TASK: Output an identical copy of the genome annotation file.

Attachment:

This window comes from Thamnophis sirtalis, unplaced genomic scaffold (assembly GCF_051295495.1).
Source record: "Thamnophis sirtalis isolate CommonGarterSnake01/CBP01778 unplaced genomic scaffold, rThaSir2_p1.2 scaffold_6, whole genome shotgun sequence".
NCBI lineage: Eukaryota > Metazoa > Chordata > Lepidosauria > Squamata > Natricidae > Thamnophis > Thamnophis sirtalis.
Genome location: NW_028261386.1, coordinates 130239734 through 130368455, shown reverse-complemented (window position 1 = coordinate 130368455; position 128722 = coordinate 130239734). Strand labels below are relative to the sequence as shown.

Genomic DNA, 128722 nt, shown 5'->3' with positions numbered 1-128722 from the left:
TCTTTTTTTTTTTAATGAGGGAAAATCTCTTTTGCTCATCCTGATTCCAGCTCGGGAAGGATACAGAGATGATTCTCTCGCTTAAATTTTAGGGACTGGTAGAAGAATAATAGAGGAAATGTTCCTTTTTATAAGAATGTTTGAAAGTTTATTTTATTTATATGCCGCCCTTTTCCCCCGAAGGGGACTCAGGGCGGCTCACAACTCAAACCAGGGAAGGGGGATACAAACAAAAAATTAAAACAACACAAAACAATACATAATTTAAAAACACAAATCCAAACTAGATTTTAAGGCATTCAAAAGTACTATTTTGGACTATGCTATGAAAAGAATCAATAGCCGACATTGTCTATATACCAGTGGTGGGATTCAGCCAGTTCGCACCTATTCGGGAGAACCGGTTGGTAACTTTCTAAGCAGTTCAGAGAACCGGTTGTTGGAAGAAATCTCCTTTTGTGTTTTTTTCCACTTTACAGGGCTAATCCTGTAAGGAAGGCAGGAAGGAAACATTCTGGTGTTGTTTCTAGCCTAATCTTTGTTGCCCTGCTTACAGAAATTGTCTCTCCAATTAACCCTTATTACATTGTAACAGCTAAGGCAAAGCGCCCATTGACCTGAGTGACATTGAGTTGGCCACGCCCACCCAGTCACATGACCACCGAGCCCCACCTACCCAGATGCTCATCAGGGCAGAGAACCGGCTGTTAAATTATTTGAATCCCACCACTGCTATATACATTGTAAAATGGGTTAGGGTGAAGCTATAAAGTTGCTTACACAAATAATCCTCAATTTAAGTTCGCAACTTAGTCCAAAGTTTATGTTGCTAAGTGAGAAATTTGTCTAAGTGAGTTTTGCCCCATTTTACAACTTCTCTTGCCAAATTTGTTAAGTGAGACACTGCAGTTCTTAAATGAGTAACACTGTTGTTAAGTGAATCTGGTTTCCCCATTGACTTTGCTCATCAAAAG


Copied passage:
This window comes from Thamnophis sirtalis, unplaced genomic scaffold (assembly GCF_051295495.1).
Source record: "Thamnophis sirtalis isolate CommonGarterSnake01/CBP01778 unplaced genomic scaffold, rThaSir2_p1.2 scaffold_6, whole genome shotgun sequence".
NCBI lineage: Eukaryota > Metazoa > Chordata > Lepidosauria > Squamata > Natricidae > Thamnophis > Thamnophis sirtalis.
Genome location: NW_028261386.1, coordinates 130239734 through 130368455, shown reverse-complemented (window position 1 = coordinate 130368455; position 128722 = coordinate 130239734). Strand labels below are relative to the sequence as shown.

Genomic DNA, 128722 nt, shown 5'->3' with positions numbered 1-128722 from the left:
TCTTTTTTTTTTTAATGAGGGAAAATCTCTTTTGCTCATCCTGATTCCAGCTCGGGAAGGATACAGAGATGATTCTCTCGCTTAAATTTTAGGGACTGGTAGAAGAATAATAGAGGAAATGTTCCTTTTTATAAGAATGTTTGAAAGTTTATTTTATTTATATGCCGCCCTTTTCCCCCGAAGGGGACTCAGGGCGGCTCACAACTCAAACCAGGGAAGGGGGATACAAACAAAAAATTAAAACAACACAAAACAATACATAATTTAAAAACACAAATCCAAACTAGATTTTAAGGCATTCAAAAGTACTATTTTGGACTATGCTATGAAAAGAATCAATAGCCGACATTGTCTATATACCAGTGGTGGGATTCAGCCAGTTCGCACCTATTCGGGAGAACCGGTTGGTAACTTTCTAAGCAGTTCAGAGAACCGGTTGTTGGAAGAAATCTCCTTTTGTGTTTTTTTCCACTTTACAGGGCTAATCCTGTAAGGAAGGCAGGAAGGAAACATTCTGGTGTTGTTTCTAGCCTAATCTTTGTTGCCCTGCTTACAGAAATTGTCTCTCCAATTAACCCTTATTACATTGTAACAGCTAAGGCAAAGCGCCCATTGACCTGAGTGACATTGAGTTGGCCACGCCCACCCAGTCACATGACCACCGAGCCCCACCTACCCAGATGCTCATCAGGGCAGAGAACCGGCTGTTAAATTATTTGAATCCCACCACTGCTATATACATTGTAAAATGGGTTAGGGTGAAGCTATAAAGTTGCTTACACAAATAATCCTCAATTTAAGTTCGCAACTTAGTCCAAAGTTTATGTTGCTAAGTGAGAAATTTGTCTAAGTGAGTTTTGCCCCATTTTACAACTTCTCTTGCCAAATTTGTTAAGTGAGACACTGCAGTTCTTAAATGAGTAACACTGTTGTTAAGTGAATCTGGTTTCCCCATTGACTTTGCTCATCAAAAG